- Incidence: 0.10 cases per 100,000 person-years
- Peak incidence: 30-40 years
- Sex ratio: more common in males 2:1
|Granulomatosis with polyangiitis||10.00|
|Eosinophilic granulomatosis with polyangiitis||2.00|
- Genetic component:
- People with the human leukocyte antigen (HLA) serotype of HLA-DR15 and -DR4 are more likely to develop anti-GBM disease.
- Environmental factors:
- Cigarette smoke
- Organic solvents, hydrocarbons and metal dust
- Following infection (especially viruses like influenza)
- Anti-GBM antibodies
- These attack the basement membranes of alveoli and glomeruli by binding to them and activating the complement cascade, leading to their death.
- Auto-reactive T cells
- These contribute to anti-GBM disease. Circulating T cells that are specific to epitopes in the alpha-3 chain of type IV collagen contribute to the formation of crescent formation.
- Genetic component
- There have also been rare cases of familial anti-GBM disease where patients with HLA-DR15 and -DR4 are at increased risk.
- The majority of patients (90%) present with rapidly progressing glomerulonephritis with accompanying alveolar haemorrhage (25-60%).
- Very few patients present with isolated lung findings (10%).
- Haemoptysis (65%)
- Cough (30%)
- Shortness of breath (30%)
- Nausea and vomiting (20%)
- Chest pain (20%)
- Decreased urine output (15%)
- Fatigue and malaise
- Haematuria (5%)
- Lung crackles (45%)
- Fever (30%)
- Lower extremity oedema (15%)
- Men to women ratio 3:2
- Bimodal age distribution (at 20-30 years and 60-70 years)
- Renal biopsy - should be performed for definitive diagnosis
- Crescentic glomerulonephritis
- Linear IgG staining on immunofluorescence
- Anti-GBM antibody titre - useful confirmatory diagnostic test in addition to the renal biopsy.
- Anti-neutrophil cytoplasmic antibodies (ANCA) - positive in up to 30% of patients with anti-GBM disease.
- Urea & electrolytes - high urea and creatinine
- Urinalysis - proteinuria, hematuria and casts
- Chest imaging
- X-ray may show diffuse opacities
- CT characteristically shows ground glass or consolidative opacities in a diffuse and bilateral distribution
- ANCA vasculitides. Main examples include granulomatosis with polyangiitis (Wegener’s), microscopic polyangiitis and Churg-Strauss syndrome.
- Similarities: blood tests may show positive ANCA
- Differences: renal biopsy shows no immune complex deposition.
- Post-streptococcal glomerulonephritis
- Similarities: presents only with glomerulonephritis
- Differences: renal biopsy shows immune complex deposition in a granular pattern but no immune complex deposition.
There are no NICE guidelines on Goodpasture's syndrome and all BMJ recommendations are based on the 2012 KDIGO (Kidney Disease: Improving Global Outcomes) guidelines which recommend the following management of Goodpasture's syndrome:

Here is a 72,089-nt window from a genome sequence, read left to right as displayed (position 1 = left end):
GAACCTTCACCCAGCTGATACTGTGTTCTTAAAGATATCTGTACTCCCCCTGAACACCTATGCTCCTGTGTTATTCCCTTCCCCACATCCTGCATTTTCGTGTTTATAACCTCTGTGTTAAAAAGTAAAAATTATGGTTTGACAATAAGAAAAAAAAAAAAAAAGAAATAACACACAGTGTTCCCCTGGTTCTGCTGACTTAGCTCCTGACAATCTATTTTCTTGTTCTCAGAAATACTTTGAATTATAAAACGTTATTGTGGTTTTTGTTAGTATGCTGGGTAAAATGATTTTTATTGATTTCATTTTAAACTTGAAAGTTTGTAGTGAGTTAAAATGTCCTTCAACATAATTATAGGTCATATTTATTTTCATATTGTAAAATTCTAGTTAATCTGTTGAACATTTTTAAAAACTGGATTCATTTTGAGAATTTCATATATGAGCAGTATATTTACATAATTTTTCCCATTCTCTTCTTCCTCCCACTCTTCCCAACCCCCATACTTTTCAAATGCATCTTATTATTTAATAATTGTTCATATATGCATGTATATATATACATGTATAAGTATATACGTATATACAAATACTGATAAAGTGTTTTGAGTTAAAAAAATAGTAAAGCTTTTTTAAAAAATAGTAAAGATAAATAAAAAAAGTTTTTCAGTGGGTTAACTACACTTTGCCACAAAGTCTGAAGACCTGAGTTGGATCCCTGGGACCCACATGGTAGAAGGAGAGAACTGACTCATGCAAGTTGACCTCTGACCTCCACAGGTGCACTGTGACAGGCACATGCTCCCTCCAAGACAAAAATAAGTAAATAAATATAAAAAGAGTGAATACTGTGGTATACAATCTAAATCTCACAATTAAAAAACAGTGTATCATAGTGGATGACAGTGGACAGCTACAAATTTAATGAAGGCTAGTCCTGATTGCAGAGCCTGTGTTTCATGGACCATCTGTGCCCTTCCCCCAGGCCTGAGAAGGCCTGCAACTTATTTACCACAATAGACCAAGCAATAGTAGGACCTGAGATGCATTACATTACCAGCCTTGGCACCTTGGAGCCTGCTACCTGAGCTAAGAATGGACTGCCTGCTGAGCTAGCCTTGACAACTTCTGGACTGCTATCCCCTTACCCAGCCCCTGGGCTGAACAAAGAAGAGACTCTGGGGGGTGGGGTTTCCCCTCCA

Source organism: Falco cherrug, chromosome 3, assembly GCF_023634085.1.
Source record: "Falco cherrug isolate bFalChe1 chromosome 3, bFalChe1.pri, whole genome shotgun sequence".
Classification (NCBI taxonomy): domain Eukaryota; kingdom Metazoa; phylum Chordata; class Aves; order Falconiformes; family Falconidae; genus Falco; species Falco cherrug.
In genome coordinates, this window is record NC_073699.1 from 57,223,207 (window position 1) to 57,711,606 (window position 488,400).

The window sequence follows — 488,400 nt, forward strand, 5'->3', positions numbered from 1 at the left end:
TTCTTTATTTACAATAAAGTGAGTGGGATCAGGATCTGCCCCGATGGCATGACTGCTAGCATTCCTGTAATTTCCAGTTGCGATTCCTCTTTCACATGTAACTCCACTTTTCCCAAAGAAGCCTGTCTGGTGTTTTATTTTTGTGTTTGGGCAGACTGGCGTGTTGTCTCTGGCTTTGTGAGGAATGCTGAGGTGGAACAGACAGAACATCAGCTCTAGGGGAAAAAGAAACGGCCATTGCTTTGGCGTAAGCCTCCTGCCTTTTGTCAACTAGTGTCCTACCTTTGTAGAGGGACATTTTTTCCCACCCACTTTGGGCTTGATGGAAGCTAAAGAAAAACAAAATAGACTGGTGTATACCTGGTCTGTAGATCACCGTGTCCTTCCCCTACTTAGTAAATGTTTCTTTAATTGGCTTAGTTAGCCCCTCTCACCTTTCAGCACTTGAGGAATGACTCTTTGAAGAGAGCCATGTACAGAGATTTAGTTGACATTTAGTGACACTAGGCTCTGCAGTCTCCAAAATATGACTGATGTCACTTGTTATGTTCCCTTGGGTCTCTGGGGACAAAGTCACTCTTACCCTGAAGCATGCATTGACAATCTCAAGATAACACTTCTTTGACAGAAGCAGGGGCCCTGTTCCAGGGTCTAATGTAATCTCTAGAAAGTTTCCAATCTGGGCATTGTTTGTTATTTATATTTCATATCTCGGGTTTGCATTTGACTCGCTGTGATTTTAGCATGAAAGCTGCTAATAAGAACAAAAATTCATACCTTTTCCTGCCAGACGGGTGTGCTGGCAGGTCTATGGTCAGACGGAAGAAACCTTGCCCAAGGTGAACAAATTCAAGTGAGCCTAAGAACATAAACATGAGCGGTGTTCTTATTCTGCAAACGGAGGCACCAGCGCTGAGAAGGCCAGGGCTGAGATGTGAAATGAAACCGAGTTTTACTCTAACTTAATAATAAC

- Intensive plasmapheresis
- Removes the pathogenic antibody and inflammatory mediators
- 4 litres per day for 10-14 days, or until anti-GBM is undetectable
- The dose is tapered over the course of 3 months
- Suppresses the immune system
Long term management
- Optimal duration of treatment is unknown but the cessation of autoantibody formation can take at least 6 to 9 months.
- Maintenance therapy should include less toxic drugs such as azathioprine and low dose prednisolone.
- Smoking cessation as this causes glomerular and alveolar damage leading to the release of increased amounts of auto-antigen.
- Pulmonary haemorrhage
- High likelihood in smokers.
- Plasmapheresis related bleeding
- This removes clotting factors from the blood which may need to be replaced with fresh frozen plasma.
- Cyclophosphamide-related neutropenia
- This drug can cause dose-related leukopenia, therefore should be stopped and recommenced at a lower dose.
- Immunosuppression related infection
- May need antibiotic prophylaxis for Pneumocystis jirovecii pneumonia infection
- Chronic kidney disease requiring dialysis
- Most patients are left with a degree of renal impairment which may need dialysis.
- Long term prednisolone complications
- Requires prophylactic proton pump inhibitor for prevention of gastric ulcers
- Requires prophylactic bisphosphonates for prevention of osteoporosis
- Cyclophosphamide complications
- Can cause sterility if used for over 2-3 months. Gamete preservation should be considered.
- At high doses cyclophosphamide increases the risk of bladder cancer or haemorrhagic cystitis.
- Early treatment is associated with good chances of recovery with a five-year survival rate of over 80%.
- With aggressive treatment, out of the patients with mild to moderate kidney failure who do not need dialysis at arrival, 82-95% do not require dialysis at one year.
- In patients with more severe disease, the chance of renal recovery is 8%.
- Patients with end-stage renal disease and undetectable anti-GBM may undergo transplantation.
- Reports of recurrence is low.